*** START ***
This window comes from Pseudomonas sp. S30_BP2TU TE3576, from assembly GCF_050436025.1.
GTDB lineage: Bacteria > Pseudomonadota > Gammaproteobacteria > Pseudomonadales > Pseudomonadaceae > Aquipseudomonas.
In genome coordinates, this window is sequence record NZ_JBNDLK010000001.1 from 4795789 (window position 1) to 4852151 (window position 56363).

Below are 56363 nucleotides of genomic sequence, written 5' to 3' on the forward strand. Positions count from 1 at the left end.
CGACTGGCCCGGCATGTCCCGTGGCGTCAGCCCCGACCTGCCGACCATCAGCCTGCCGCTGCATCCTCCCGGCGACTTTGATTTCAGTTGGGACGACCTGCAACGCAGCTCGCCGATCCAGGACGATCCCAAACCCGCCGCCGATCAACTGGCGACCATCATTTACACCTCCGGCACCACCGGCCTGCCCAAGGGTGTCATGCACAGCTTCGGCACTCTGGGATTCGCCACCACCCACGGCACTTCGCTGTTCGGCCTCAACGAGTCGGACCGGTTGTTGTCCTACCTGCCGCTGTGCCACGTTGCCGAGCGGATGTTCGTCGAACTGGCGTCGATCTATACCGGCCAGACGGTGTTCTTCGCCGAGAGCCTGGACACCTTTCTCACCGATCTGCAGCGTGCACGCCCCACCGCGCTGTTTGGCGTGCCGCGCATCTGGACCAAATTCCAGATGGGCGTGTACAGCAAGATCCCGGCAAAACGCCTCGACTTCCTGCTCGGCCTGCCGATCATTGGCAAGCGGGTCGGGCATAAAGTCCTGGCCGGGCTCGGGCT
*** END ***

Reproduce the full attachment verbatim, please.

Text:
This window comes from Pseudomonas sp. S30_BP2TU TE3576, from assembly GCF_050436025.1.
GTDB lineage: Bacteria > Pseudomonadota > Gammaproteobacteria > Pseudomonadales > Pseudomonadaceae > Aquipseudomonas.
In genome coordinates, this window is sequence record NZ_JBNDLK010000001.1 from 4795789 (window position 1) to 4852151 (window position 56363).

Below are 56363 nucleotides of genomic sequence, written 5' to 3' on the forward strand. Positions count from 1 at the left end.
CGACTGGCCCGGCATGTCCCGTGGCGTCAGCCCCGACCTGCCGACCATCAGCCTGCCGCTGCATCCTCCCGGCGACTTTGATTTCAGTTGGGACGACCTGCAACGCAGCTCGCCGATCCAGGACGATCCCAAACCCGCCGCCGATCAACTGGCGACCATCATTTACACCTCCGGCACCACCGGCCTGCCCAAGGGTGTCATGCACAGCTTCGGCACTCTGGGATTCGCCACCACCCACGGCACTTCGCTGTTCGGCCTCAACGAGTCGGACCGGTTGTTGTCCTACCTGCCGCTGTGCCACGTTGCCGAGCGGATGTTCGTCGAACTGGCGTCGATCTATACCGGCCAGACGGTGTTCTTCGCCGAGAGCCTGGACACCTTTCTCACCGATCTGCAGCGTGCACGCCCCACCGCGCTGTTTGGCGTGCCGCGCATCTGGACCAAATTCCAGATGGGCGTGTACAGCAAGATCCCGGCAAAACGCCTCGACTTCCTGCTCGGCCTGCCGATCATTGGCAAGCGGGTCGGGCATAAAGTCCTGGCCGGGCTCGGGCT